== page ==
Nuclear Policy News

Nuclear Policy News – January 26, 2017

 Nuclear Policy News – January 26, 2017

 

TOP NEWS

US and Israel Run Successful Tests of David’s Sling
Defense News

NORAD Responds After Russian Bombers Zoom Around Japan
Military News

Rattled by Pakistan? India to Test Fire Nuclear-Capable Ballistic Missile
The Diplomat

Kim Jong Un wants to meet Trump, will never give up nukes, says defector
CNN

EAST ASIA

 

China may be developing new long-range air-to-air missile
Reuters
Last year, The People's Liberation Army posted pictures online of a J-11B fighter carrying a large, unidentified missile during drills. China may be testing this new, long-range air-to-air missile that could take out early warning aircraft and aerial refueling aircraft.

 

Kim Jong Un wants to meet Trump, will never give up nukes, says defector
CNN
During his campaign, President Trump said he would be open to meeting Kim. Thae Yong Ho, the most senior North Korean diplomat to defect in almost 20 years, makes a plea for the president to reconsider, saying it would give the North Korean leader legitimacy he currently doesn't have in his own country. Kim made it clear that if the US continued its current policy against North Korea, he would continue to add nuclear weapons to the country's military capability.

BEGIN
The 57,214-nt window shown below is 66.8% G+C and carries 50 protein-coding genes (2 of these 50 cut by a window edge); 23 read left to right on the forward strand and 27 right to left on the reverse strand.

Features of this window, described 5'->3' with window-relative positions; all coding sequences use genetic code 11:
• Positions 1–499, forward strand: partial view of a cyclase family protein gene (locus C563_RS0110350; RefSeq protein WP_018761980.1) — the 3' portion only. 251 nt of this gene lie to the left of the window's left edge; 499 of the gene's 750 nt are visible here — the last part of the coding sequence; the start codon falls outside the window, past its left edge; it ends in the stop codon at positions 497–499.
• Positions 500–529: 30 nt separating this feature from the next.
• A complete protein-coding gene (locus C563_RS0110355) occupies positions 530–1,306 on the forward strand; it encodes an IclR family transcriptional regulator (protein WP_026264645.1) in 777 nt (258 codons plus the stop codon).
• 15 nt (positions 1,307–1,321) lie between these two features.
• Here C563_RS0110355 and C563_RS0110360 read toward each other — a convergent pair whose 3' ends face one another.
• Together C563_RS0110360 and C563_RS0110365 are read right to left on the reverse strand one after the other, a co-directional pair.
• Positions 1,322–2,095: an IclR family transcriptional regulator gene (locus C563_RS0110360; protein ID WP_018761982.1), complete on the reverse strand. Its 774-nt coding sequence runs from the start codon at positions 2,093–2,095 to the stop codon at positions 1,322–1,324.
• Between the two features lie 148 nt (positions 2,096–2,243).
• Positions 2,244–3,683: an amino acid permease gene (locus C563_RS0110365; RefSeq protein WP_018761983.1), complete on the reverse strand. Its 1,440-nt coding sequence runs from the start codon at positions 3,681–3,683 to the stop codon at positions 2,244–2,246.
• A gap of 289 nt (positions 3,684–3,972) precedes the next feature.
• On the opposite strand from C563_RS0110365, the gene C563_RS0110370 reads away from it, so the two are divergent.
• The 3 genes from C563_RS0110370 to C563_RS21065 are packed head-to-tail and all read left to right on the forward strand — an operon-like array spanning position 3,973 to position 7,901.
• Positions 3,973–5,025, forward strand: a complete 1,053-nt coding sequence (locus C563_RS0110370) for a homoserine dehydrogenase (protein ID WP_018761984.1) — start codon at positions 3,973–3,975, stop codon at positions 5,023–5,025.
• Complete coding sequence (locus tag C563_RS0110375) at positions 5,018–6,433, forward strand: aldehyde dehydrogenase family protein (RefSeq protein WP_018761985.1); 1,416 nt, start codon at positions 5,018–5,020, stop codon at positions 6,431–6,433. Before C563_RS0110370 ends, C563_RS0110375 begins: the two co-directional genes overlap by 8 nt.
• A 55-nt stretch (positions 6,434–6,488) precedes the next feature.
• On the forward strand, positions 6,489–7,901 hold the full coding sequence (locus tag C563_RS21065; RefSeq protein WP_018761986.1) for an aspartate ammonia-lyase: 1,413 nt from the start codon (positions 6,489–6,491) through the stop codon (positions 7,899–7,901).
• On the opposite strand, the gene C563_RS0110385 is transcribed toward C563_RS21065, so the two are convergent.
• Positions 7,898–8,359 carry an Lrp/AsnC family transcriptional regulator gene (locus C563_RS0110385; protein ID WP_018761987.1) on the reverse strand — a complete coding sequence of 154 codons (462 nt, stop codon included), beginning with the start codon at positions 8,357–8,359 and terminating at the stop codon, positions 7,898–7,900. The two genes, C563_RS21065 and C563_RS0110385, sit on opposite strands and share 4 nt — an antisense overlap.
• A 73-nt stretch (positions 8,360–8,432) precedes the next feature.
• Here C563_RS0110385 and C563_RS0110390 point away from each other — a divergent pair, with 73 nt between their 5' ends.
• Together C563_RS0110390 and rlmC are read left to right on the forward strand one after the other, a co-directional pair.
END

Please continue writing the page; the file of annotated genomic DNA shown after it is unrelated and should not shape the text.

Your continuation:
MIDDLE EAST

 

US and Israel Run Successful Tests of David’s Sling
Defense News
The series of tests is the fifth of its kind and is a “critical step in ensuring Israel has the capability to defend itself from a very real and growing threat,” MDA director Vice Adm. James Syring stated. The tests involved all subsystems of the weapon, pitting David’s Sling against threat-representative targets and taking them out with Stunner missiles.

 

RUSSIA/FSU/EUROPE

 

NORAD Responds After Russian Bombers Zoom Around Japan
Military News
A pair of Russian Tu-95 Bear nuclear-capable bombers flew around Japan on Tuesday, prompting the Japanese military to scramble fighter jets as the North American Aerospace Defense Command (NORAD) increased its threat posture.

 

Russia says unperturbed by China’s missile deployment
Asia Times